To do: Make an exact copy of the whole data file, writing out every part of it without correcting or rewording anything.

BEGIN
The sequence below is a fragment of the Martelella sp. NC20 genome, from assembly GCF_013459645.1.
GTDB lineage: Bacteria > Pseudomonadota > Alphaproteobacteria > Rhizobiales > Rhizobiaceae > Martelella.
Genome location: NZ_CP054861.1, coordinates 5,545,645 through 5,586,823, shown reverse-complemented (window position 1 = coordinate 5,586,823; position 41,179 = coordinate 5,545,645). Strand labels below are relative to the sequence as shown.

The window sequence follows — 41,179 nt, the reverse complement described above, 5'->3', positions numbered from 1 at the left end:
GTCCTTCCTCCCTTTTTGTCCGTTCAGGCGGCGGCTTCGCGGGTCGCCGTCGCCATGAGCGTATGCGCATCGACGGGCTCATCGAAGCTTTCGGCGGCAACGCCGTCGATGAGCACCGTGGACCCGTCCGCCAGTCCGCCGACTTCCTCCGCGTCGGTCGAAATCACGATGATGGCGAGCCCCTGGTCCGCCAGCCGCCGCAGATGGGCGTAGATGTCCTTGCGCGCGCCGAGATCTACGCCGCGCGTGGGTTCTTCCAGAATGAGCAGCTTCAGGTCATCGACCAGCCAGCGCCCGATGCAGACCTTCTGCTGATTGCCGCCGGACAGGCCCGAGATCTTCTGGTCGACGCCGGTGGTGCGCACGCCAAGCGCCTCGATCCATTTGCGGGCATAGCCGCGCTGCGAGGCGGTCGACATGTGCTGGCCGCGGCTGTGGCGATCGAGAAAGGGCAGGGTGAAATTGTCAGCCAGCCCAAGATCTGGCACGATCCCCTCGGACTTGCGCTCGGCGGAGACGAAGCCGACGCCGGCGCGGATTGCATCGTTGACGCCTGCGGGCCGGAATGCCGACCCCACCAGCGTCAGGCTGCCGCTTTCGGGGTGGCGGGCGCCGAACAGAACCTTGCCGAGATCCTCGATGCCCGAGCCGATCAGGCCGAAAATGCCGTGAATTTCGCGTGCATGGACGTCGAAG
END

The sequence below is a fragment of the Martelella sp. NC20 genome, from assembly GCF_013459645.1.
GTDB lineage: Bacteria > Pseudomonadota > Alphaproteobacteria > Rhizobiales > Rhizobiaceae > Martelella.
Genome location: NZ_CP054861.1, coordinates 5,545,645 through 5,586,823, shown reverse-complemented (window position 1 = coordinate 5,586,823; position 41,179 = coordinate 5,545,645). Strand labels below are relative to the sequence as shown.

The window sequence follows — 41,179 nt, the reverse complement described above, 5'->3', positions numbered from 1 at the left end:
GTCCTTCCTCCCTTTTTGTCCGTTCAGGCGGCGGCTTCGCGGGTCGCCGTCGCCATGAGCGTATGCGCATCGACGGGCTCATCGAAGCTTTCGGCGGCAACGCCGTCGATGAGCACCGTGGACCCGTCCGCCAGTCCGCCGACTTCCTCCGCGTCGGTCGAAATCACGATGATGGCGAGCCCCTGGTCCGCCAGCCGCCGCAGATGGGCGTAGATGTCCTTGCGCGCGCCGAGATCTACGCCGCGCGTGGGTTCTTCCAGAATGAGCAGCTTCAGGTCATCGACCAGCCAGCGCCCGATGCAGACCTTCTGCTGATTGCCGCCGGACAGGCCCGAGATCTTCTGGTCGACGCCGGTGGTGCGCACGCCAAGCGCCTCGATCCATTTGCGGGCATAGCCGCGCTGCGAGGCGGTCGACATGTGCTGGCCGCGGCTGTGGCGATCGAGAAAGGGCAGGGTGAAATTGTCAGCCAGCCCAAGATCTGGCACGATCCCCTCGGACTTGCGCTCGGCGGAGACGAAGCCGACGCCGGCGCGGATTGCATCGTTGACGCCTGCGGGCCGGAATGCCGACCCCACCAGCGTCAGGCTGCCGCTTTCGGGGTGGCGGGCGCCGAACAGAACCTTGCCGAGATCCTCGATGCCCGAGCCGATCAGGCCGAAAATGCCGTGAATTTCGCGTGCATGGACGTCGAAG